Four Corners of Your Foot
BY DEBBY SIEGEL, MSA, RYT
PHOTOS: CONSUMING KINETICS DANCE CO.
#CueTheCues, number 3
One of the many reasons yoga makes sense to me… it’s practiced barefoot. This former desert rat spent her youth barefoot in the Arizona sands. My childhood defiance of shoes gifted me with some significant grounding or earthing benefits as it turns out. Earthing (standing on the Earth barefoot) appears to reduce chronic inflammation through the transfer of negatively-charged electrons from the surface of the Earth into the body where they neutralize the positively-charged destructive free radicals involved in chronic inflammation. Who knew? More vitality, health, and healing from this thing called yoga.
So when a teacher instructs you to “Ground down into the four corners of your feet (or foot)” he or she could really be helping you fight free radicals. And just in case you never saw your feet as having corners (neither did I), this Cue the Cues episode is here to help clarify this cue heard in yoga classes.
Getting your feet situated is the foundation of all standing poses. So let’s look at your foot in terms of this cue. From the bottom of your foot, you have the heel portion and the ball of the foot, or the mound just below the toes. The four corners of the feet are:
- the outer ball of the foot, just below the pinkie toe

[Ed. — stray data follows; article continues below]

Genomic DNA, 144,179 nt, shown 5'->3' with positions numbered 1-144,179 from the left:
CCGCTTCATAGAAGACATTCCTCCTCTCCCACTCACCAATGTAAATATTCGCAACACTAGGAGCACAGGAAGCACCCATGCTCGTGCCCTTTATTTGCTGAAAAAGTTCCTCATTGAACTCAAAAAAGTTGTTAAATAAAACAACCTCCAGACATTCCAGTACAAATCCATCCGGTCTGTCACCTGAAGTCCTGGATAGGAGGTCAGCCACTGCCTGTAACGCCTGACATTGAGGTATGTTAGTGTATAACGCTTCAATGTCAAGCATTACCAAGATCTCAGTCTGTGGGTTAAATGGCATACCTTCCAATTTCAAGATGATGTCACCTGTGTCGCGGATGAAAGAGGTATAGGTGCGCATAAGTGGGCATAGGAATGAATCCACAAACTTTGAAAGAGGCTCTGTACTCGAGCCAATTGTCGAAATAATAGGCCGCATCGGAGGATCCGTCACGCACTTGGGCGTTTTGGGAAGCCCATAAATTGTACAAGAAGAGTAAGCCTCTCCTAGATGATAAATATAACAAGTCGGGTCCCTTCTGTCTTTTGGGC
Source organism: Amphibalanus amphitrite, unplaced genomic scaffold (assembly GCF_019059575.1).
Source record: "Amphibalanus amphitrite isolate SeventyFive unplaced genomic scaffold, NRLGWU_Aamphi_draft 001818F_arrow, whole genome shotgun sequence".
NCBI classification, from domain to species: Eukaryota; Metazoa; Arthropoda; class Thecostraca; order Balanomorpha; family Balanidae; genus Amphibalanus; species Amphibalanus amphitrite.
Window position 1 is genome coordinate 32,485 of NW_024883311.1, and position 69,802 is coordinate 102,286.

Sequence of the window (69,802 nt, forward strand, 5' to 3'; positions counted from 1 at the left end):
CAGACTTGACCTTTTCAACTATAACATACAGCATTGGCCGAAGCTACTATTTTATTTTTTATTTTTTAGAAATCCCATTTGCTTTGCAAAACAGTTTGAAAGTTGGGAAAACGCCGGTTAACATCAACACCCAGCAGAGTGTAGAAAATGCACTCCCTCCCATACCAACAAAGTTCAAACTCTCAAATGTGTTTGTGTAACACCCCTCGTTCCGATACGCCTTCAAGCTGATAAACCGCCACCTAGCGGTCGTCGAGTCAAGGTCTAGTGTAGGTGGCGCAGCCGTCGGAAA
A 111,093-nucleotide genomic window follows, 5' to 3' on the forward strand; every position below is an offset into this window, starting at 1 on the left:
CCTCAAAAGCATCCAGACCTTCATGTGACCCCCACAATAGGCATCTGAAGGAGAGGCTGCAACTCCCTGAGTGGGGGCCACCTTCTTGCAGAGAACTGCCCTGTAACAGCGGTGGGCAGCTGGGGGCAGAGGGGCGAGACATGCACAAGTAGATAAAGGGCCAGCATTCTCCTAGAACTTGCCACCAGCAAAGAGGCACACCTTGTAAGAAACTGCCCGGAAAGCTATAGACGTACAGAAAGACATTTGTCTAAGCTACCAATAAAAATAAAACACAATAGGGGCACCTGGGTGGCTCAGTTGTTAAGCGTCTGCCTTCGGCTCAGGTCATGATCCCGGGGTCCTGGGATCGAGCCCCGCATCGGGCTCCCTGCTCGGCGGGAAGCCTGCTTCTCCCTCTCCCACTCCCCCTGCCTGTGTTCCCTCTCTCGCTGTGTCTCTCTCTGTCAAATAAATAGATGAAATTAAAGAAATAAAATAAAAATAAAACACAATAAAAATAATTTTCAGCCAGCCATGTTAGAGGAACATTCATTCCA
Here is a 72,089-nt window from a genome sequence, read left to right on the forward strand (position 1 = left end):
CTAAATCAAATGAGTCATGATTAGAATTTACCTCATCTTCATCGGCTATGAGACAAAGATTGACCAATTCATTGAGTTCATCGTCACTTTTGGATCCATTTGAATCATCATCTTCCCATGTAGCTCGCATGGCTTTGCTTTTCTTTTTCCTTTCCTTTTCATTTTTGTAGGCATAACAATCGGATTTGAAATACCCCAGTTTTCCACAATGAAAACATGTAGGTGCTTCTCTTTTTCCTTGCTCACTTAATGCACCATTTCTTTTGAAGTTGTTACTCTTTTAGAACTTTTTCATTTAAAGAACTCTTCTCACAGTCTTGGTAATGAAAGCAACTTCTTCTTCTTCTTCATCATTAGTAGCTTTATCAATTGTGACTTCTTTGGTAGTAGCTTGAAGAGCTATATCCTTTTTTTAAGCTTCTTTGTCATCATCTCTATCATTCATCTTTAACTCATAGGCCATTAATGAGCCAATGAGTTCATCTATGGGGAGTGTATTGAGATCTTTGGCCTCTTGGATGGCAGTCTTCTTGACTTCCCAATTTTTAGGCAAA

- the inner ball of the foot, just below the big toe
- the outer heel
- the inner heel
In all of the standing postures you want to get grounded through these four corners and distribute your weight evenly across the four points. This gives you a very strong, stable foundation to work from, as most of the standing postures require some degree of balance and coordination.
Related Article: Yoga is Good for Your Sole
In order to feel and work with the four corners of the feet, stand in Mountain Pose with your feet hip distance apart and your feet parallel. Lift your toes and spread your toes, while you note how your arches lift. Press down through the inner ball of the foot, just below the big toe. Lengthen back through the inner edge of the foot and press down through the inner heel. Press down through the outer heel. And finally press down through the outer ball of the foot as you lower your toes from your pinkie toe down to your big toe. As you lower the toes gently press the pads of the toes (the part below the nails) down into the floor as you keep the toes spread. Your arches will still be lifting. Notice the quality of your attention as well as how grounded, centered and present you feel just from attending to your feet this way.
Many professions require people to be on their feet. Especially dancers. So I sought the help of Consuming Kinetics Dance Company for demonstrating this cue for us. May you enjoy this fun clip of these dancers and their gifted feet.
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